There seemed to be a constant supply of vacant land in Toronto awaiting development, and it seemed reasonable that these properties could be used on an interim basis for affordable housing. The concept was similar to that of school portables - usually set up for a number of years, then relocated to other school yards once permanent facilities were built. To facilitate relocation, the housing was modular and compact, similar to worker housing in remote communities.

The practice of creating vegetable gardens on urban lots is similar. These gardens will not remain forever, but they serve a useful purpose, and many consider them a great alternative to allowing the properties to lie fallow or become parking lots.
As Vancouver seeks solutions to address homelessness and increase affordable rental housing choices, I believe it is time to revisit the idea of relocatable housing. There are numerous vacant lots around the city, and while many will worry there is nothing more permanent than a temporary solution, as long as the housing is on privately owned land, it will ultimately be relocated. For those who worry about the esthetics, I would point to the attractive Olympic athletes' village that was at Whistler. Its modules were later relocated to other communities.

We might also look at container housing. A recent such project in the Downtown Eastside was made to look nothing like the steel containers stacked along the nearby Port Lands. Ironically, however, one recently approved residential development in the 900 Block East Hastings was designed so that it will look like stacked containers.
Many of those who purchase RV lots create elaborate vacation homes incorporating built-in barbecues, fireplaces, cabanas, covered decks and landscaping. During my recent weekend in the RV, I chatted with residents who took great pride in their properties and the overall sense of community. While this may not be surprising in what is essentially a holiday camp, I believe it is possible to create such a level of community in urban developments.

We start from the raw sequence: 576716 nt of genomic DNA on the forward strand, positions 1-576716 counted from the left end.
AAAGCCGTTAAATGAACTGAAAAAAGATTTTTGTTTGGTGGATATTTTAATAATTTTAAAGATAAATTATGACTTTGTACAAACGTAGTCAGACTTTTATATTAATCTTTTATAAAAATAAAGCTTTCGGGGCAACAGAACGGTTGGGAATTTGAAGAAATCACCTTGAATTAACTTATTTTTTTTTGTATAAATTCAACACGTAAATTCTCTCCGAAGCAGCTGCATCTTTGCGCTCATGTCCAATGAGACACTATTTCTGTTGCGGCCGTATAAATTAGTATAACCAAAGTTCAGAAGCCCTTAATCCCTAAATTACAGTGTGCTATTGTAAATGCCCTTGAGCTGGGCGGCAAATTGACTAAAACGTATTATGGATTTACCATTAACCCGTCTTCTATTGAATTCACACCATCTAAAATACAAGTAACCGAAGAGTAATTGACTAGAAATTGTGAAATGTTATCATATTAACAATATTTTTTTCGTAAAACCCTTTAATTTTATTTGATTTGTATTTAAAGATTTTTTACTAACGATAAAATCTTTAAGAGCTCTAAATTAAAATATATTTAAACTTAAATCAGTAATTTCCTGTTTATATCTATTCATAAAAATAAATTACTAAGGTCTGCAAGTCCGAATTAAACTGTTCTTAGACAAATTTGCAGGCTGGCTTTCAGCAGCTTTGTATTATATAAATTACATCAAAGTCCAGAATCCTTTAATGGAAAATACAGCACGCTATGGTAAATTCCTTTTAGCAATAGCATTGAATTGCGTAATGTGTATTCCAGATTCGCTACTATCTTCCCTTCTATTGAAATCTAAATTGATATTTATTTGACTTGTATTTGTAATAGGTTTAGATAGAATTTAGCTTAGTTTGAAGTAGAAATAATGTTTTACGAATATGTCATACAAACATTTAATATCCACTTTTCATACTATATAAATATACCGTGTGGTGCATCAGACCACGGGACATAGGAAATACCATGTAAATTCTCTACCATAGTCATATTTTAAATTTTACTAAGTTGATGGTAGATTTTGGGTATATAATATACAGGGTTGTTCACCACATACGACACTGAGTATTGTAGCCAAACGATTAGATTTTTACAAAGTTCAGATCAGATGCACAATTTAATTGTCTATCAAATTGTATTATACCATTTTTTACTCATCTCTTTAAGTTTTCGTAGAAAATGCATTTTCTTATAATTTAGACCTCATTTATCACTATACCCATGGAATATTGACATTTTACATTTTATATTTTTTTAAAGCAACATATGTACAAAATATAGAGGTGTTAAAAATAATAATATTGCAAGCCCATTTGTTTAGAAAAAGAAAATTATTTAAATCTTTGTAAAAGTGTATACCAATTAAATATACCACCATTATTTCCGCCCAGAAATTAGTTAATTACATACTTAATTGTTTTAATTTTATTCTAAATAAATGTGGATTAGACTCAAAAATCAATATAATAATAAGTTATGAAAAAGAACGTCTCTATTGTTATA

Today, there is a growing interest in living in small spaces, as evidenced in part by the success of laneway housing in Vancouver and elsewhere. Books and articles have been written on small-space living, and there are numerous websites, newsletters and other online publications on the subject. At the same time, some have negative impressions of RVs, travel trailers, mobile homes, as well as small houses and apartments.

I think it is time to take a fresh look at living in smaller spaces. The result could be innovative, affordable housing choices, and improved living conditions for the homeless and others living in shelters and some of Canada's most decrepit housing.

Michael Geller is a Vancouver architect, planner, real estate consultant and developer. You can read more about his relocatable housing proposal at  He can be reached at

© Copyright (c) The Vancouver Sun

Postscript:  After this story was published my 31 year old daughter came over for dinner. During the course of the evening she confessed that while at a music festival in Nelson, she and a friend decided to buy a 23` RV and drove it back to Vancouver ($300 in gas) It`s now parked in front of her Main St area condo where some friends occasionally use it as a place to live....until she heads off to the next festival!